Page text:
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Stars Salute Jodie Foster for 'Coming Out' Speech at 2013 Golden Globes

January 15, 2013 01:41:49 GMT

Rosie O'Donnell calls the 'Panic Room' actress' speech 'amazing,' as Emmy Rossum tweets, 'Jodie Foster is an inspiration. Incredible speaker. So moving.'


Stars Salute Jodie Foster for 'Coming Out' Speech at 2013 Golden Globes
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Jodie Foster has garnered reactions from fellow celebrities for addressing her sexuality without explicitly saying it at the 2013 Golden Globe Awards. Taking to their own Twitter pages, most of the stars gave a thumb up to her "coming out" speech.

Rosie O'Donnell, for instance, wrote, "Jodie Foster - rather amazing speech." Kathy Griffin declared herself a big fan of the "Carnage" actress, "I'm a big #JodieFoster fan, especially 2nite. Her speech tells LGBT youth: America has evolved, b proud of who u are!"

Jesse Tyler Ferguson applauded her, "Jodie Foster. You are perfection. I love you," Emmy Rossum called her "an inspiration. Incredible speaker. So moving," while Marlee Matlin chimed in, "Jodie Foster at the #GoldenGlobes. Pure Jodie, rightfully defending her privacy while doing it with brains and a smile. She is pure class."

Ryan Murphy simply tweeted, "I love Jodie Foster so much," as Alan Cumming wrote, "Aww Jodie Foster, I would like to be your friend." Chelsea Clinton praised her for giving a great example, "Thank you #JodieFoster for sharing your grace & grit over 47 yrs, and most of all tonight."

Kristin Chenoweth also expressed her admiration for the 50-year-old actress, "I love Jodie Foster." Lacy Chabert tweeted, "Jodie Foster is truly a phenomenal talent. Well deserved!" and Adam Shankman added, "In the most beautiful and real way, Jodie Foster just stole the #goldenglobes."

Foster came out at the Sunday, January 13 ceremony when accepting lifetime achievement honor, the Cecil B. DeMille Award. "I hope you won't be disappointed that this is not some big coming out speech, because I did my coming out a thousand years ago back in the stone age, in those quaint days when a fragile young girl would open up to trusted friends and family and co-workers and then gradually proudly to everyone who knew her, to everyone she actually met," she said.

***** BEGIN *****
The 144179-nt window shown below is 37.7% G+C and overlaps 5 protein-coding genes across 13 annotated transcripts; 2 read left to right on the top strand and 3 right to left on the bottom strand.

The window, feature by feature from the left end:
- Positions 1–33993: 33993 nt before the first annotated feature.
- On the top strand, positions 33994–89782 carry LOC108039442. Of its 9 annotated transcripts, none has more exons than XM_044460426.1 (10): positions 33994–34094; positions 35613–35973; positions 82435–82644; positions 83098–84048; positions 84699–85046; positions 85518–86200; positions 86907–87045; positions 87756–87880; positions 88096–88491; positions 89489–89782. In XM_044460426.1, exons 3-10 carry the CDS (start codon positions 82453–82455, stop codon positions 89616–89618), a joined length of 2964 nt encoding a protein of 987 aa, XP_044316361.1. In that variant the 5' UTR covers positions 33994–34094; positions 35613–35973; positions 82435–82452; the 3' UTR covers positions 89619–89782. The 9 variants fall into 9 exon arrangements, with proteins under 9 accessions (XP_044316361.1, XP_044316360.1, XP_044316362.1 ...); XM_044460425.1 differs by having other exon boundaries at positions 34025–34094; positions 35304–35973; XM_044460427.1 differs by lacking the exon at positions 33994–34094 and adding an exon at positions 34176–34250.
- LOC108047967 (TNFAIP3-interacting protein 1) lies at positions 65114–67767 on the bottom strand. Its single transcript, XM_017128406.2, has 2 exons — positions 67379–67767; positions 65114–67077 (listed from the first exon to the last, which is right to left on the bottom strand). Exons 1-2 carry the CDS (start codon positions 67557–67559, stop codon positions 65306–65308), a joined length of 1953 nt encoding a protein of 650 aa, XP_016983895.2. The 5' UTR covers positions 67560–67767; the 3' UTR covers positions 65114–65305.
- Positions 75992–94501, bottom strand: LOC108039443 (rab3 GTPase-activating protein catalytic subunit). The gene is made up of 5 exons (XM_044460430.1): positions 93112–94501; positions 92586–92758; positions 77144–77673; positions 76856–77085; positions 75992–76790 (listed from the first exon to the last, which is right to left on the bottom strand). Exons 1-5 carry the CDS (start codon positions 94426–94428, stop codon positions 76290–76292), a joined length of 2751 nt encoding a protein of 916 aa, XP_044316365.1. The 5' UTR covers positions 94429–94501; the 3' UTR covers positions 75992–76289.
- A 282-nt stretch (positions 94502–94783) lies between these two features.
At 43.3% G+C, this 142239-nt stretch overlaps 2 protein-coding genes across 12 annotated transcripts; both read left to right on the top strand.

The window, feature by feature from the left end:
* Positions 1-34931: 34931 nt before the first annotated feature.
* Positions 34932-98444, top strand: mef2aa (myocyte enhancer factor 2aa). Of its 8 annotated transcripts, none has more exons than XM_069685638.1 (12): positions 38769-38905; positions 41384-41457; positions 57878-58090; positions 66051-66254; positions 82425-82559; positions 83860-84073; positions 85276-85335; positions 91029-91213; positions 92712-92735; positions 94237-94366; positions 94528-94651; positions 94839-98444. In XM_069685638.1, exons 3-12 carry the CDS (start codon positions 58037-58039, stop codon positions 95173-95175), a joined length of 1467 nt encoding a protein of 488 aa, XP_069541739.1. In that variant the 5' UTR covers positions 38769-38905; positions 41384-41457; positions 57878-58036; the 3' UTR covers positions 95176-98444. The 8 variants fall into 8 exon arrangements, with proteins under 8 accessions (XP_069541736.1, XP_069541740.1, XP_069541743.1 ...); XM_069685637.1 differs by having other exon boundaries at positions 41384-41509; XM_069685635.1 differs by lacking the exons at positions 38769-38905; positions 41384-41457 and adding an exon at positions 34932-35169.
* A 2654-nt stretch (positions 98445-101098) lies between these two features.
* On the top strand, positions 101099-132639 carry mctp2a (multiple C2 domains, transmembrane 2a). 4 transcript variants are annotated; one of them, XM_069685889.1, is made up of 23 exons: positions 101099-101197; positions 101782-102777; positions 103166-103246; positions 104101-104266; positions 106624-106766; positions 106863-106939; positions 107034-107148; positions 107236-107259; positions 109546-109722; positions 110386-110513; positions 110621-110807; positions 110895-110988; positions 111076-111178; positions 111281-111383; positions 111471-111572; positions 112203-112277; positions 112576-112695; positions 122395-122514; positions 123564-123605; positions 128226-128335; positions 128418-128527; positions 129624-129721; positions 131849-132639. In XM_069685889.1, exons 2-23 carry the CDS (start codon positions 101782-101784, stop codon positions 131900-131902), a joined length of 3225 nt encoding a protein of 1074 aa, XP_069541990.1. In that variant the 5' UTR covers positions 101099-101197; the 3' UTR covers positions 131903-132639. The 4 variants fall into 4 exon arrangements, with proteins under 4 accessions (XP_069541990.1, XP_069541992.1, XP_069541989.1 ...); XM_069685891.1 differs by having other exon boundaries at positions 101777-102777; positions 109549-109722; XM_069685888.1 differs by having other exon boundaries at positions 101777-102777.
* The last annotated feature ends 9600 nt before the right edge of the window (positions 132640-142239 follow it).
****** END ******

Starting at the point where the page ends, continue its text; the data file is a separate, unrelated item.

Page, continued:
After complaining about lack of privacy for a public figure like her, she continued, "There is no way I could ever stand here without acknowledging one of the deepest loves of my life, my heroic co-parent, my ex-partner in love but righteous soul-sister in life, my confessor, ski buddy, conciliere, and BFF of 20 years, Cydney Bernard. I am so proud of our modern family, our amazing sons, Charlie and Kit, who are my reason to breathe and to evolve, my blood and soul."

Asked by E! Online on the red carpet before she took the stage of the prize-giving event, the star and director of "The Beaver" shared, "It didn't take me too long to write [the speech]." She added, "But there was a lot of whittling down. I had to do a lot of whittling down."

© AceShowbiz.com




Post Your Comments

posted by colette_j on Apr 08, 2013
no that is most definitely not true the Newton tragic have nothing to do about being gay it was bullying that cause this what this would do is open more eyes about being gay by helping to make it acceptable in sociality
posted by strayte on Jan 15, 2013
Who gives a cra p about gay, queer, lezo or fags. That crapp is going to ruin todays kids and we will have another newtown, all fosters fault..

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